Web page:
[Graysville school leader Susie] Pierce said the Canaan residents found themselves in the same place that the Graysville community was in more than a decade ago — a similar place to where the community of Dugger is now experiencing, with school closure pending.
“We asked what they were going to do to this building,” Pierce said of the Graysville closing, “and they said, ‘turn off the utilities, put plywood on the windows and abandon the building.’ That’s what Canaan was facing, too.” Continue Reading →
“Even through email, a perceived proactive ratification of an action concerning public interest is leaning against the public policy intentions of openness and transparency, but it cannot definitively be considered a violation of the Open Door Law as the legislature intended,” Public Access Counselor Luke Britt wrote in his advisory opinion.
Tensions between the State Board and State Superintendent Glenda Ritz had been escalating for months when the 10 appointed members asked state lawmakers to intervene in the issuing of A-F letter grades for schools, accusing the Department of Education of dragging its feet.
Left: Advocates for closing Union Junior-Senior High School and Dugger Elementary sat on one side of the gym wearing North Central High School colors. Right: Proponents of keeping the two schools open sat on the other set of bleachers.
And in the middle of the North Central High School gym stood Indiana State Troopers tasked with keeping the peace among the more than 700 attendees.
This much is clear: The district will have to act soon, or risk running out of money. But the two groups that presented Monday night have a very different vision for what should happen next.
Chriss Jobe, speaking on behalf of the Save Union High School group that formed earlier this month, says the possibility of closing the two Dugger schools blindsided community.
“To think that Farmersburg, Shelburn, Hymera and Dugger communities could have woken up less than two weeks ago and heard on their news that their school — that is most likely the heart and lifeblood of their community — was in store for some major changes, without prior public disclosure, is somewhat astonishing,” Jobe told the Board of Trustees. Continue Reading →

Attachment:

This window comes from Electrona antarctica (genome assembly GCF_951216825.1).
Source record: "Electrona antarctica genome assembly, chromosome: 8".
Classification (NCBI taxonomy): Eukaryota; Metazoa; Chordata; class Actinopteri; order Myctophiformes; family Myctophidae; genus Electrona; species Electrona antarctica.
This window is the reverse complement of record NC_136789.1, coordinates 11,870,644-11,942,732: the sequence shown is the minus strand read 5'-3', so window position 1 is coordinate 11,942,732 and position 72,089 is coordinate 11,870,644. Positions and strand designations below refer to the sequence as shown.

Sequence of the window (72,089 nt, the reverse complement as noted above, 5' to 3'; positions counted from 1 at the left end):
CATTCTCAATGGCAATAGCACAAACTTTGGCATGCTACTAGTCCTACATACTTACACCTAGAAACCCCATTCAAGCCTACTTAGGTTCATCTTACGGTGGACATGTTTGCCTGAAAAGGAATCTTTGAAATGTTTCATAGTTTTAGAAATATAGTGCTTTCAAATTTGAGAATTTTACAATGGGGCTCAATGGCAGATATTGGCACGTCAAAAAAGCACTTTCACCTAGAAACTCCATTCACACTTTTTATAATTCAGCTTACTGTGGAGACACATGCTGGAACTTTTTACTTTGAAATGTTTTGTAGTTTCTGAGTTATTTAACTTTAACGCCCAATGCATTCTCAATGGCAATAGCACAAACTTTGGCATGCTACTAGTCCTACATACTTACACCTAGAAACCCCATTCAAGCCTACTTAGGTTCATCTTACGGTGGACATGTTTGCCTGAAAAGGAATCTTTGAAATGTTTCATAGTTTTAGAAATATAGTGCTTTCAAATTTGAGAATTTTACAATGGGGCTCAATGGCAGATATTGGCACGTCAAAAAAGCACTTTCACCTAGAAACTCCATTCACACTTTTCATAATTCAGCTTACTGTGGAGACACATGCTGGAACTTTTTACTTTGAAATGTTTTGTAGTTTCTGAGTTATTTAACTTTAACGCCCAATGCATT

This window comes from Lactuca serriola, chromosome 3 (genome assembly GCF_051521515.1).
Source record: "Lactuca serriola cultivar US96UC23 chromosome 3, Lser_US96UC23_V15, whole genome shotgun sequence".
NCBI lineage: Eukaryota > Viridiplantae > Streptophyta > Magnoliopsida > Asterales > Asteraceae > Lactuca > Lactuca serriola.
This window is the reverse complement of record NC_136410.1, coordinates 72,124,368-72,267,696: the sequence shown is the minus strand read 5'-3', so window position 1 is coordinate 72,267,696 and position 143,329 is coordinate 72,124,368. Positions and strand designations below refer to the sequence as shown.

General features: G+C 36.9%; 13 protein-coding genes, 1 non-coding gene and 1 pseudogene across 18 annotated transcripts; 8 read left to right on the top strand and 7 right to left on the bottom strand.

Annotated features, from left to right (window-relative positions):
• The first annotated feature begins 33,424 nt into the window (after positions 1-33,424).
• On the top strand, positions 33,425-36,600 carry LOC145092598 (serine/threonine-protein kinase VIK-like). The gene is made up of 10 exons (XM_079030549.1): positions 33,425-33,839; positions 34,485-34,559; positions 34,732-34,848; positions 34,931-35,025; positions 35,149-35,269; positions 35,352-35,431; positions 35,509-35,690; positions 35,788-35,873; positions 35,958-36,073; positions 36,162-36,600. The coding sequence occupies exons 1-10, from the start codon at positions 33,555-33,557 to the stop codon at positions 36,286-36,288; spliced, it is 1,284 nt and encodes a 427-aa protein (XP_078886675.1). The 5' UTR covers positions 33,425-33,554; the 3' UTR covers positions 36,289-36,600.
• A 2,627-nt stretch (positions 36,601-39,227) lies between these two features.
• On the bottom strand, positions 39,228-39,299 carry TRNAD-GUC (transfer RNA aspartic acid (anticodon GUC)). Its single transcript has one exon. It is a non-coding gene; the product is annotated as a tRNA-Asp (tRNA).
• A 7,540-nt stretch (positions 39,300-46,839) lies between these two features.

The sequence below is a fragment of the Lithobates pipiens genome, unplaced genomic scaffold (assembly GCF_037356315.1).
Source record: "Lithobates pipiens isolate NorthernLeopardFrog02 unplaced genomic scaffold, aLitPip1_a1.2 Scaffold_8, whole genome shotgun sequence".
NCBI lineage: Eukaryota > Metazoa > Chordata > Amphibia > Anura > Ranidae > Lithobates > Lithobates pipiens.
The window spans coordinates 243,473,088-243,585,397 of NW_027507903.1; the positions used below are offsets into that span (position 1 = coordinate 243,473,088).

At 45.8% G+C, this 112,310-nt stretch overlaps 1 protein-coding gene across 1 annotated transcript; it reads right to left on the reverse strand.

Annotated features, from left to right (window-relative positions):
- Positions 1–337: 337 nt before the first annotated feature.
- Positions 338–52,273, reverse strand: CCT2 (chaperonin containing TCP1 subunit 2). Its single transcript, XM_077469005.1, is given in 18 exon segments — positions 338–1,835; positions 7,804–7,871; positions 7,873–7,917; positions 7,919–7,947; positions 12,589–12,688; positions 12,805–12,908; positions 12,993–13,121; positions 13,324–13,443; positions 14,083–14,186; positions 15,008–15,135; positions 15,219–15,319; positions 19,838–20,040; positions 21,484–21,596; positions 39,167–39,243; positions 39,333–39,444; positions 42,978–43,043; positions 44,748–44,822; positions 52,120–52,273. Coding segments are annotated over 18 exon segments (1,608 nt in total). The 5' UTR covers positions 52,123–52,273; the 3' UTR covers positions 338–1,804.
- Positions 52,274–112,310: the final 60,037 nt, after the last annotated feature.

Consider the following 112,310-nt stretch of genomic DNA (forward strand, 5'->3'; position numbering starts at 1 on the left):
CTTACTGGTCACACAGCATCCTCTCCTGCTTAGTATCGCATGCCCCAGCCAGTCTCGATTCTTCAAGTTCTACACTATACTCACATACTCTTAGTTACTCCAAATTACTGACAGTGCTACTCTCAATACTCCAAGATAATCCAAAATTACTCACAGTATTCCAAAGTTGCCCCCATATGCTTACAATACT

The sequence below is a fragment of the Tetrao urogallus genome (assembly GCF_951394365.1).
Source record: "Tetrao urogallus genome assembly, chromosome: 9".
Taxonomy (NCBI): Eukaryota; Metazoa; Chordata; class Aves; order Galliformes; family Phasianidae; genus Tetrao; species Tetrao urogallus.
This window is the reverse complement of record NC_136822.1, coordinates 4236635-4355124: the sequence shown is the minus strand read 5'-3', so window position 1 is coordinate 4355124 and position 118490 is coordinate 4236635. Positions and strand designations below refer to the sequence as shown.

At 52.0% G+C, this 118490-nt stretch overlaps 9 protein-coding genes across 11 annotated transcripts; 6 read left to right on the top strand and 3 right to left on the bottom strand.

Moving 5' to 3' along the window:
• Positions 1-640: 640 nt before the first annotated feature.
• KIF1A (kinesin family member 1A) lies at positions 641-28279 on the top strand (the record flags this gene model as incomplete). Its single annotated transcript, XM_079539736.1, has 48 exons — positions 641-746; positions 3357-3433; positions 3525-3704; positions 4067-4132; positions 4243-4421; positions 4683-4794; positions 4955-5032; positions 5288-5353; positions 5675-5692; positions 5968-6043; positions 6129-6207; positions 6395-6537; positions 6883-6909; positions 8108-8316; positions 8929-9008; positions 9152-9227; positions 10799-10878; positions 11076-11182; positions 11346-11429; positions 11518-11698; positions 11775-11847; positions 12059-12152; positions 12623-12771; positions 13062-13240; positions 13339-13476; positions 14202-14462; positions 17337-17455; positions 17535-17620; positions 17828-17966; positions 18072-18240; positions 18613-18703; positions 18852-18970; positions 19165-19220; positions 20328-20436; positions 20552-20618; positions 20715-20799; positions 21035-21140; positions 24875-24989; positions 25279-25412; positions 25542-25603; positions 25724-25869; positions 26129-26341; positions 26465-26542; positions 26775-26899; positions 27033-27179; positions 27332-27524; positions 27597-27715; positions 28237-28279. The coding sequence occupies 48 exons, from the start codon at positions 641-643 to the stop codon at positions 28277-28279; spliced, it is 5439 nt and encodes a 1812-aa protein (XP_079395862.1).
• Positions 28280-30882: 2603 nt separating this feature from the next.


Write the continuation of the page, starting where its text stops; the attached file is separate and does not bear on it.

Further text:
For decades, the GED has been synonymous with high school equivalency. But GED Testing Services is moving the exam entirely online in 2014. That’s a problem because most Hoosiers still take a paper and pencil version of the test.
So earlier this year the Department of Workforce Development announced it was dropping the GED in favor of the Test Assessing Secondary Completion, or TASC, which doesn’t require a computer.
“It’s not going to be just necessarily a science literacy test or a social studies literacy test where they would read passages like on the GED test and answer questions about them,” says Moore. “They’ll actually have to know a little bit about science and a little bit of some social studies subjects.” Continue Reading →
No one wants to see Dugger and Union High School close, but the bottom line is that “there is no other choice,” Leslie Hawker, chairwoman of Save NESC, told about 60 people Wednesday at the Shelburn Community Center.
“If we do nothing, we are finished — the corporation will go down,” she said.
The group supports a reorganization proposal that calls for closing both Union Junior/Senior High and Dugger Elementary. Two elementaries would remain: Hymera and Farmersburg. Shelburn Elementary would be closed, and instead it would become a sixth/seventh/eighth middle school, serving the entire school district. North Central would serve as the district’s sole high school.
The district has made serious cuts to staff and programs. “There is no place else to cut,” Hawker said. The district currently is spending more than it is taking in. “We can’t sustain this level of expenditure one more year,” she said. Continue Reading →